[ASC-media] Media release: air defence swarms

JCA Media jcamedia at starclass.com.au
Thu Aug 19 08:44:33 EST 2004


NATIONAL SCIENCE WEEK 2004 MEDIA RELEASE

August 19, 2004



SWARMS ON THE EDGE OF CHAOS


Swarms of small expendable unmanned aircraft may soon become part of Australia's defence arsenal.

Mathematician Alex Ryan is one of a team of Defence Science and Technology Organisation (DSTO) researchers who are developing control systems for multiple Unmanned Aerial Vehicles (UAVs).

The UAVs could be used for surveillance of possible enemy activity, as small weapons carriers, or to investigate areas too dangerous for human entry.

"We're working at the edge of chaos," says Mr Ryan. "There's a fine line between systems which are too ordered, and which stagnate; or systems which are too chaotic, and which collapse into complete disorder."

Mr Ryan says that by using advanced mathematics and state-of-the-art computing, his team is designing what he calls 'collective intelligence' for groups or swarms of UAVs.

"Swarm behaviour as such is not what we are after," he says. "Swarms - like the notorious killer bees - concentrate on attacking a single enemy in vast numbers. Our aim is rather to develop an intelligent and communicating network.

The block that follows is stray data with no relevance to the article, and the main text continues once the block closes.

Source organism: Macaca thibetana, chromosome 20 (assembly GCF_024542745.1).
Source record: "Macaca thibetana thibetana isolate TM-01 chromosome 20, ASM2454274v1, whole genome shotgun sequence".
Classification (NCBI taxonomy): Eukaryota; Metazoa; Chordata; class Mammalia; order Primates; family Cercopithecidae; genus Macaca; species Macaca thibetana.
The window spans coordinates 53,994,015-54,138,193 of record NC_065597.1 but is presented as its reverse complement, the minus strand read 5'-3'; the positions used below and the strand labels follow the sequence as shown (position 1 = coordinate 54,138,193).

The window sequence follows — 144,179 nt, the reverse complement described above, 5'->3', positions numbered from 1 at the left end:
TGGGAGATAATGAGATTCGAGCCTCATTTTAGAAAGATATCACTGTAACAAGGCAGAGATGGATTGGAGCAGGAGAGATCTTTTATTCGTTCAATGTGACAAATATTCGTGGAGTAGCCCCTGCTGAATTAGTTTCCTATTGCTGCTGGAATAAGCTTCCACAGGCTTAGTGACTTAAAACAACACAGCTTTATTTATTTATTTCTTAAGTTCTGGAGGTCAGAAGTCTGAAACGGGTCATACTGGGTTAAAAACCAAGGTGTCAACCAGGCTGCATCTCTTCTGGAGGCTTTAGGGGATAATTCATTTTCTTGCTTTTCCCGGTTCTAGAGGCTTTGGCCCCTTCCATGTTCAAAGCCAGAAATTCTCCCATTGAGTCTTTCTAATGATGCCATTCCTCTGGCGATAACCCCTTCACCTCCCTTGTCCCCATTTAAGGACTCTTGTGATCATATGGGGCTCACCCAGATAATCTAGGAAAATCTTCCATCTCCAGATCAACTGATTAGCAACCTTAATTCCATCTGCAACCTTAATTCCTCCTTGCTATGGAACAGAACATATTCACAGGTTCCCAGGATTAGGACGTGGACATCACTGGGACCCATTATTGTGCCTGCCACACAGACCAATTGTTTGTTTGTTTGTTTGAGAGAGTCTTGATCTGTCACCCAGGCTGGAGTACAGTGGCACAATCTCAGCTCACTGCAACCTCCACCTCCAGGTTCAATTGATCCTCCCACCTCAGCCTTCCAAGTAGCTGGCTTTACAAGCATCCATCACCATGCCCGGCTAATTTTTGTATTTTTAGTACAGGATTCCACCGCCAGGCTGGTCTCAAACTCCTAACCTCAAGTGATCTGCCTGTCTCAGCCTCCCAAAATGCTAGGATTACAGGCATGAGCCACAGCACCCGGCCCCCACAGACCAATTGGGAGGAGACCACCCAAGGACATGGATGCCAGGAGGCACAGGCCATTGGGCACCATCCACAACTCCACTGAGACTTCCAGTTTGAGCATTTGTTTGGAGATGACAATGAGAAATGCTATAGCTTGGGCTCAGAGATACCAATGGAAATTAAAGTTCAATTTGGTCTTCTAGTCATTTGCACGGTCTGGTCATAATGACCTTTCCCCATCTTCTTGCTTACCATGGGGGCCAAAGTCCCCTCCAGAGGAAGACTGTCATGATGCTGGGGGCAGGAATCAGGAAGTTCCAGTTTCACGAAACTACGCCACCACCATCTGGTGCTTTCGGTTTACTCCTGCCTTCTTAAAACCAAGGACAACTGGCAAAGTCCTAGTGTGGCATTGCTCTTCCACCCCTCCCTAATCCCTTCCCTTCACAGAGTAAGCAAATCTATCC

"Each 'agent' in the network has its own utility function," he says, "while there is an over-arching utility function for the whole system. It is vital that the agents don't work at cross-purposes, and they must each be able to react to unexpected circumstances."

Mr Ryan says that many small, simple and inexpensive UAVs, costing not more than $20,000 each, are a more practical answer than larger, more sophisticated vehicles costing millions of dollars.

Mr Ryan also says that much work needs to be done to reduce the imbalance between unmanned vehicles, and the people who control them.

"At present, each unmanned aircraft needs a ground crew of about thirty people," he says. 

Australia too poses its own special problems, as imported technology may be quite unsuitable for our topography, according to Mr Ryan.

"We are in a 'littoral' region, with miles of coastline and chains of islands. And we have a vast interior. These geographical features make quite special demands on the design of unmanned aerial vehicles," he says.

Mr Ryan is one of more than 160 eminent Australian scientists available for interview about their work and science in general during National Science Week. For details visit: www.scienceweek.info.au and click to the media site.

To contact Alex Ryan: phone 08 8259 7665

For information on National Science Week:
Telephone: 02 6205 0281
Mobile: 0407 781 891
Facsimile: 02 6207 0072
E-mail:scienceweek at orac.net.au

For more events in National Science Week 2004, please visit:
http://www.scienceweek.info.au/

National Science Week is supported by the Commonwealth Government Department of Education Science and Training (DEST) and the Department of Industry Tourism and Resources (DITR).






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